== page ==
Opinion: Filming the Thrill of Physics Discovery
When LIGO director David Reitze and future Nobel laureate Barry Barish invited me to make a documentary about LIGO’s search for gravitational waves, I knew it was an extraordinary opportunity. Not only did it seem likely that I could make a film about one of the greatest discoveries of physics, but I would also be able to capture the thrill, drama, and passion of science that so rarely are shown in science documentaries.
That emotion, that human side of research and discovery, is what I’ve always known separated the great documentaries from dry, unmemorable histories.
To me, the human side of science is not the glib observation that “scientists are human too,” with families and lovers. It’s the inherently human impulse to devote one’s life to research and discovery. In a letter to me, Jay Marx, the former director of LIGO, wrote that he hoped that books and films would give the public a better understanding of this human element. “Science at the forefront of knowledge is a very human cultural undertaking, with lots of feeling, drama,” he wrote. “It’s not a cold, mechanistic set of activities done by robotic nerds.”
To capture the human drama, I had to be there regardless of the sacrifice in terms of time or money. The best way to capture on camera the excitement of science and discovery is in the present tense, not in after-the-fact interviews or dramatic re-creations.
When we began filming the LIGO movie in August 2015, my hope was to conduct interviews over time as events unfolded. That choice would allow LIGO scientists, including future laureates Rai Weiss and Kip Thorne, to relate the events as they were happening. I started with Thorne, asking him only about the prospects of gravitational-wave astronomy and cosmology.
I knew that “being there” was the key to my approach from a long career documenting science on film. In 1991, I created the “Discover Magazine” series at the Walt Disney Company. Our first production was about the newly built Keck Observatory in Hawaii—then the largest telescope in the world, with its great mirror made up of 36 large hexagonal mirrors. Building this complex instrument at 14,000 feet struck me as an incredible, and risky, engineering achievement. To convey these risks, I placed the construction manager up inside the vast mirror’s last remaining empty segment. In the movie, we see him pausing after each sentence for deep breaths, as he describes how the crew often suffered hypoxia and temporary memory loss due to the lack of oxygen.
Six years later, this “on-site” approach helped me obtain a National Academy of Sciences grant for the best new idea in science television. I returned to Hawaii to film “Three Nights at the Keck,” hosted by John Lithgow. I timed my visit to occur during a week when some of America’s leading astronomers would be observing. They included “planet hunters” Paul Butler and Steve Vogt—who had recently discovered the second known exoplanet—and Charles Telesco, who had discovered the “missing link” in solar system evolution. These giants of astronomy radiated an infectious enthusiasm as they worked, and we made sure to capture it on film.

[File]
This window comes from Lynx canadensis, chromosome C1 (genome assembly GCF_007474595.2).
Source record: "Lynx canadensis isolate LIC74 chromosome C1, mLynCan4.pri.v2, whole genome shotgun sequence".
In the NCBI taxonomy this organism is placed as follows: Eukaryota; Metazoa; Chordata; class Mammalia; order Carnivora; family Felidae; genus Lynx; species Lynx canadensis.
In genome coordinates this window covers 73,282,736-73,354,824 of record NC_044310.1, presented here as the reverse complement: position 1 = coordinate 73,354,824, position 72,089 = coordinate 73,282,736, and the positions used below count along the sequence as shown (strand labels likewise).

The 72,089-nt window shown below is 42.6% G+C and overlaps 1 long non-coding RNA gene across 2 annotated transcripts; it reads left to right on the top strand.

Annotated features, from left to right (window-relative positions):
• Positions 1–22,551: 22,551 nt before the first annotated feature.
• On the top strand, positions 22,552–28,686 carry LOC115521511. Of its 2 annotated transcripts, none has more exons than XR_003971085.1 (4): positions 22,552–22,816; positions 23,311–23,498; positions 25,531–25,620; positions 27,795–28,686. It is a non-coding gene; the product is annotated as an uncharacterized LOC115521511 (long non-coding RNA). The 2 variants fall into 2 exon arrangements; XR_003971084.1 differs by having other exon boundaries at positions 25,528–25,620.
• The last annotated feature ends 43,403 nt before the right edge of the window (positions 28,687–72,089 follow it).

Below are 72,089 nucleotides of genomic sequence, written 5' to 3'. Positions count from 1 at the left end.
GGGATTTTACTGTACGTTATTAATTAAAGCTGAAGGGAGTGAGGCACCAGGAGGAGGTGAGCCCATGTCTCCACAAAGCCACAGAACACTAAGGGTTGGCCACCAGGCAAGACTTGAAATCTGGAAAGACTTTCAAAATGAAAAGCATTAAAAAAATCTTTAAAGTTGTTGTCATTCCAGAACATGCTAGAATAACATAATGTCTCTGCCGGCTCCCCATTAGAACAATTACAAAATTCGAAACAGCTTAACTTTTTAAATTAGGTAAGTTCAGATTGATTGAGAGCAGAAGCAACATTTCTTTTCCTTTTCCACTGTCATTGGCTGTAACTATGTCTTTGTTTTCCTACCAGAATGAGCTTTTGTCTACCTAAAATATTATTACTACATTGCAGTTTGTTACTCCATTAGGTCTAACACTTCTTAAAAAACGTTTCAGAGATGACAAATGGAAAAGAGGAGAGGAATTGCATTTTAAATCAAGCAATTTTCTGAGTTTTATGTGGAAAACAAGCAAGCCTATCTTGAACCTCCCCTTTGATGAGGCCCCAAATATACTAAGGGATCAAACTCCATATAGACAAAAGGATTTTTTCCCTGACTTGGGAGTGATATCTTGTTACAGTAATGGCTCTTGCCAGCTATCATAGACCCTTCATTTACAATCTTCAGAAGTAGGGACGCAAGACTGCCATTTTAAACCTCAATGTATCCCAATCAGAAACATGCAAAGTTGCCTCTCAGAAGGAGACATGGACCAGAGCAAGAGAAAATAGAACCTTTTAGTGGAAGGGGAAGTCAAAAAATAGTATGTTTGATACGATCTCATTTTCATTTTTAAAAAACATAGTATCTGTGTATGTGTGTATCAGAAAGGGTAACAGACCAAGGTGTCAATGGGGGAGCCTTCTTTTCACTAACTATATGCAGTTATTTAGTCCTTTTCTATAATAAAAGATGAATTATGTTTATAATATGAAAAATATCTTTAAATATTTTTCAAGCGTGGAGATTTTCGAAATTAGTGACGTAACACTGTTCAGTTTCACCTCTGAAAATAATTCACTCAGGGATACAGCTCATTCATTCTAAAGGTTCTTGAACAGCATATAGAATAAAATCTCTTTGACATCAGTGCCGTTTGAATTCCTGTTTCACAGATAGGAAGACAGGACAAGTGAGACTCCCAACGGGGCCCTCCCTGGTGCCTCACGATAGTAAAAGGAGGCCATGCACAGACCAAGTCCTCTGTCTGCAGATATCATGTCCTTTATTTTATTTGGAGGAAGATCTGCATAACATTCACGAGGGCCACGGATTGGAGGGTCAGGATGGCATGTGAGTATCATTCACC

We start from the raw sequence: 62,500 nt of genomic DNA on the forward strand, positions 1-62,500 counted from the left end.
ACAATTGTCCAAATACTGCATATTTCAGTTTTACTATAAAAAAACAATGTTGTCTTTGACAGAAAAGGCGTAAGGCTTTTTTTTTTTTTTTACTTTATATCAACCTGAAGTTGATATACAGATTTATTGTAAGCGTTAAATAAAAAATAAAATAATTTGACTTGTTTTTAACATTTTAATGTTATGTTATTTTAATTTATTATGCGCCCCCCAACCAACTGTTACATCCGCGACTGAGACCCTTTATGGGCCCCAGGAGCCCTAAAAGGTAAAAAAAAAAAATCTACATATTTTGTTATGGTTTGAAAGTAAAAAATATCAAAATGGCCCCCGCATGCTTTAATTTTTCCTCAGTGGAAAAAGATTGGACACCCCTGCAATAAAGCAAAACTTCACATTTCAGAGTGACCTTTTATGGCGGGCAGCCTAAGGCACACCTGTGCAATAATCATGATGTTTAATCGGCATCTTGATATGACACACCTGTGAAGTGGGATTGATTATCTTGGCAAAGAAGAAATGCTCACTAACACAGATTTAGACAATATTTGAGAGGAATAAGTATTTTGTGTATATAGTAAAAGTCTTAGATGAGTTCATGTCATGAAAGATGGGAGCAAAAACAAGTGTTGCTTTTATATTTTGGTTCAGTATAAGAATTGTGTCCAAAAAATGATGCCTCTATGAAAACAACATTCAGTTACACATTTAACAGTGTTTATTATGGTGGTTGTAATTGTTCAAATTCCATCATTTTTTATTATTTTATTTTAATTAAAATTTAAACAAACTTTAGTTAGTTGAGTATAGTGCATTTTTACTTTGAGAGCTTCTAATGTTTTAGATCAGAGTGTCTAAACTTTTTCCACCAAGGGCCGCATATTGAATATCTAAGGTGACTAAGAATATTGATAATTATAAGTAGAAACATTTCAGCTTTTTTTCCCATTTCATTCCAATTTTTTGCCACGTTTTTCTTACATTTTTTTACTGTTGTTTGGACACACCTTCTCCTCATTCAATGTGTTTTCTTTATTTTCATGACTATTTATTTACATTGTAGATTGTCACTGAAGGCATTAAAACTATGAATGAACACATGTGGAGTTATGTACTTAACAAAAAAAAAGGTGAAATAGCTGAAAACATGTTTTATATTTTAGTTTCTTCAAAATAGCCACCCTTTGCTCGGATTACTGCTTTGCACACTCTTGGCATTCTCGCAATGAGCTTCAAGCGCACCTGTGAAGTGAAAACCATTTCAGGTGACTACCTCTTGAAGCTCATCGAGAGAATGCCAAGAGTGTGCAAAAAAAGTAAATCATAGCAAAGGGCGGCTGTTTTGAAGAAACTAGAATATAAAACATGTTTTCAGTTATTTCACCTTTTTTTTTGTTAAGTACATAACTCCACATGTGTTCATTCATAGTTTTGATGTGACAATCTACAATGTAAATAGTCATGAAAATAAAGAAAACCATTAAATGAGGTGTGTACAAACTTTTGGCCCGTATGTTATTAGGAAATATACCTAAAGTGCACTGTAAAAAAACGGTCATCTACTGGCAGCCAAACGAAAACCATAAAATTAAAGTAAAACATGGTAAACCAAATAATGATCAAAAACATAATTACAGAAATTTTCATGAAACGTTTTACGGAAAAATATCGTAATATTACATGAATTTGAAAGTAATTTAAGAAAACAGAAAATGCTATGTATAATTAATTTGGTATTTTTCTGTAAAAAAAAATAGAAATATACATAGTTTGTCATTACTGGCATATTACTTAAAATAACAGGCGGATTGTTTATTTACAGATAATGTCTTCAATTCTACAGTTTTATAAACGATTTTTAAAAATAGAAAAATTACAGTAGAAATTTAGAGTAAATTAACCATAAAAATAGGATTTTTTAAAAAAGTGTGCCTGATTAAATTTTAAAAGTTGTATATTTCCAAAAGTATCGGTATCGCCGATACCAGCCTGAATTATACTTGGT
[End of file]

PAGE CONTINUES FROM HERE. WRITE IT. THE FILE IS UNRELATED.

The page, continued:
Fast forward 17 years, and I embarked on the LIGO project.
On September 13, 2015, my crew and I traveled to the launch of Advanced LIGO at its Livingston Observatory in Louisiana. The next day, when we arrived at the control room to film a morning meeting, we found a super-charged, emotional atmosphere. A potential gravitational-wave signal had come in at 4:50 am, utterly unexpected. Two weeks later, I rushed to the Massachusetts Institute of Technology (MIT) to record Weiss and his colleagues during what the scientists call a “box opening” teleconference: Two of LIGO’s teams compared the results of separate data analyses of the signal, confirming the historic detection of gravitational waves from a binary black-hole merger.
We kept filming over several months, during which the detection was kept secret until the LIGO Collaboration could dispel any doubts about the signal’s source and their paper was accepted for publication. We then continued through the summer of 2017 up to the stunning detection of two colliding neutron stars.
I was able to film nearly all of LIGO’s historic run as it unfolded, in the present tense. We hoped to document emotions that would connect the audience with everything LIGO represents: unrelenting human curiosity, reverence for facts and truth, and an intellectual achievement that is one of the pinnacles of our civilization.
At the announcement of the first detection of gravitational waves, Thorne put the importance of LIGO into historical perspective. “Looking back at the Renaissance,” he said, “we would all agree that the humans of that era gave us great art, architecture, and music. Similarly, when our descendants look back at our era, I believe the great contribution will be a fundamental understanding of the laws that control the Universe. LIGO is a big part of that.”
Only by being there can filmmakers expect to fully capture this thrill—as though one were watching Galileo when he first pointed his telescope to Jupiter and its moons.
Les Guthman is a documentary director and producer, who spent three years making “LIGO” in a collaboration with Caltech, MIT, the LIGO Laboratory, the National Science Foundation, and MathWorks.
“LIGO” will be screening at the APS April Meeting in Washington DC on April 16 at 8:00 pm.